Guthlac, the new thegn, had no desire to follow in his father’s footsteps.  The church was restored, and Wulfstan sent for once more to act as chaplain.  On his death another priest was found, Thomas le Franceys, a foreigner, as were many priests in England at this time, who had been a chaplain to the Archbishop of Canterbury, but only in a subordinate position, and was glad enough to exchange this for the important position of private chaplain to one who was becoming an important person, a king’s thegn employed about the person of the King of Kent.


This he had plenty of opportunity to do, for he went more than once with his father to the King’s Court, and there struck up a friendship with one Edda, a priest who seemed to spend his days hanging about the Court in the hope of profitable employment, making a living by acting as secretary to various Court officials who could neither read nor write, and would pay for the help of one who could do both.


Edda was a jolly man, who loved his horn of ale and a course jest or song as a well as Elfric himself.  Yet he was a fully ordained priest, which was what Elfric needed.  For, like so many men of his day, Elfric, while he broke every rule of Christian living, believed that in the end he could make sure of heaven if properly confessed and shriven by the priest, however unfit that priest might be.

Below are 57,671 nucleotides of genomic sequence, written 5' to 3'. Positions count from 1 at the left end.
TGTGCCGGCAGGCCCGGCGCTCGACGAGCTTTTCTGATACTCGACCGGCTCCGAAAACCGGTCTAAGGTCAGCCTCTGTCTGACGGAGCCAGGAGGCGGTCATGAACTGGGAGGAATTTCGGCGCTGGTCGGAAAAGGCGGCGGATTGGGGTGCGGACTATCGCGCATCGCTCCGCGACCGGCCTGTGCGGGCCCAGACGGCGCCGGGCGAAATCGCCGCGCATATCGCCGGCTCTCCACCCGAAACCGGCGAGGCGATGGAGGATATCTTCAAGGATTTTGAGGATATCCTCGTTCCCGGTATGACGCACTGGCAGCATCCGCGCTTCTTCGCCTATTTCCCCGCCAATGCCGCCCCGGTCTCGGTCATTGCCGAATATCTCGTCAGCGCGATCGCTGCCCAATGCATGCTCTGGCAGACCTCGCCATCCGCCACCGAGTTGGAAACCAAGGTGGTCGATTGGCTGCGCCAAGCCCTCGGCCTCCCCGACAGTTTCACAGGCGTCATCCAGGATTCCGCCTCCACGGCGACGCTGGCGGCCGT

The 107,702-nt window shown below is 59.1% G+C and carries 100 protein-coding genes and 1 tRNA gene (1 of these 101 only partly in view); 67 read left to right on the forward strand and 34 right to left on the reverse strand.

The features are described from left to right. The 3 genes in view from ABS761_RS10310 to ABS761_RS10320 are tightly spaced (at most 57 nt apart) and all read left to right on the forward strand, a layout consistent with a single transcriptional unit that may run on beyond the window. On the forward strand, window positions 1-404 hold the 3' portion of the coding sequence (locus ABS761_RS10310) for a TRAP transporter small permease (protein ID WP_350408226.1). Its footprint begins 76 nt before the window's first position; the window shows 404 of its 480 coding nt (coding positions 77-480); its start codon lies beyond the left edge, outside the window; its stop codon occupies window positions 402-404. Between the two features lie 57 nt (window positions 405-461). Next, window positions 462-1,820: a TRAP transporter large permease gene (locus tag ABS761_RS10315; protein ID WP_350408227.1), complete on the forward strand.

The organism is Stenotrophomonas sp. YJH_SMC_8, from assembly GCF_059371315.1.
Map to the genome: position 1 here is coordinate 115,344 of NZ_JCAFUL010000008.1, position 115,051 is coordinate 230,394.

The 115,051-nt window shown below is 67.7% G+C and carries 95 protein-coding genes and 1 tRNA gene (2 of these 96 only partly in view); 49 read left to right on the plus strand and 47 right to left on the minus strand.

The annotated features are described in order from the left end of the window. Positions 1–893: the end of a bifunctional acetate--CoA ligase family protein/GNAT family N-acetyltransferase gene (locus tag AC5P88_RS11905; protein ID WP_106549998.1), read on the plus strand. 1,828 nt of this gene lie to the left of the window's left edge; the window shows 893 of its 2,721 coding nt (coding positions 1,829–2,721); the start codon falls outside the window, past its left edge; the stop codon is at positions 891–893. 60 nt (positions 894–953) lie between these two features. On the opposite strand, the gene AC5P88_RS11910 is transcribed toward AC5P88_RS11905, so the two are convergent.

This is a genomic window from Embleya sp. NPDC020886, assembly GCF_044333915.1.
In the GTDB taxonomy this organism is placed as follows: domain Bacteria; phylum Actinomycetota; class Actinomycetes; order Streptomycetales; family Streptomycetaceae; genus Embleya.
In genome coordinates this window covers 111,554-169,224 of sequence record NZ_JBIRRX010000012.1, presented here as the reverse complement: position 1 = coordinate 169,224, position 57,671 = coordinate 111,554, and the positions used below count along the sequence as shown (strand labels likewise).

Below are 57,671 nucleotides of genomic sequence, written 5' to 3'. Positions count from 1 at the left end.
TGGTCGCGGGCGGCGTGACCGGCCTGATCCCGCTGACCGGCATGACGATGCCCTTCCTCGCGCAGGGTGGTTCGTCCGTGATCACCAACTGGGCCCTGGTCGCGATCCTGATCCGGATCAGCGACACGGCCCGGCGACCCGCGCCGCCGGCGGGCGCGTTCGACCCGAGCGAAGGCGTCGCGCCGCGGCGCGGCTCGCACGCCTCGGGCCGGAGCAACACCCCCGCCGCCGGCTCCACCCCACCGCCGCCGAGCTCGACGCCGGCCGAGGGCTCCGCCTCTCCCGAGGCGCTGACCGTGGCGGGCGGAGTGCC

Good father Thomas had often warned Elfric that this was no part of the teaching of the Church, but without effect.


So when Thegn Guthlac died in due course and Elfric became thegn in his place Father Thomas was sent packing, and Edda installed in his place. But times had changed since Sweyn’s day, the Church was far stronger, especially in the Archbishop’s own diocese of Kent, and Elfric found that he had made a mistake.


For one morning, some few weeks after Edda had settled down to drink and hunt with his master, saying a perfunctory Mass now and then when there was nothing to do, messengers arrived bearing a letter from the Archbishop of Canterbury himself, and when Edda read the letter he turned pale under the rosy hue of good living that usually shone upon his fat cheeks.


“What now, Edda?” asked Thegn Elfric, who was standing by.

For answer Edda read the letter, translating it with difficulty as he went, for he was a poor Latin scholar.  It was full of high-sounding phrases and fine writing, but the gist of it was plain enough.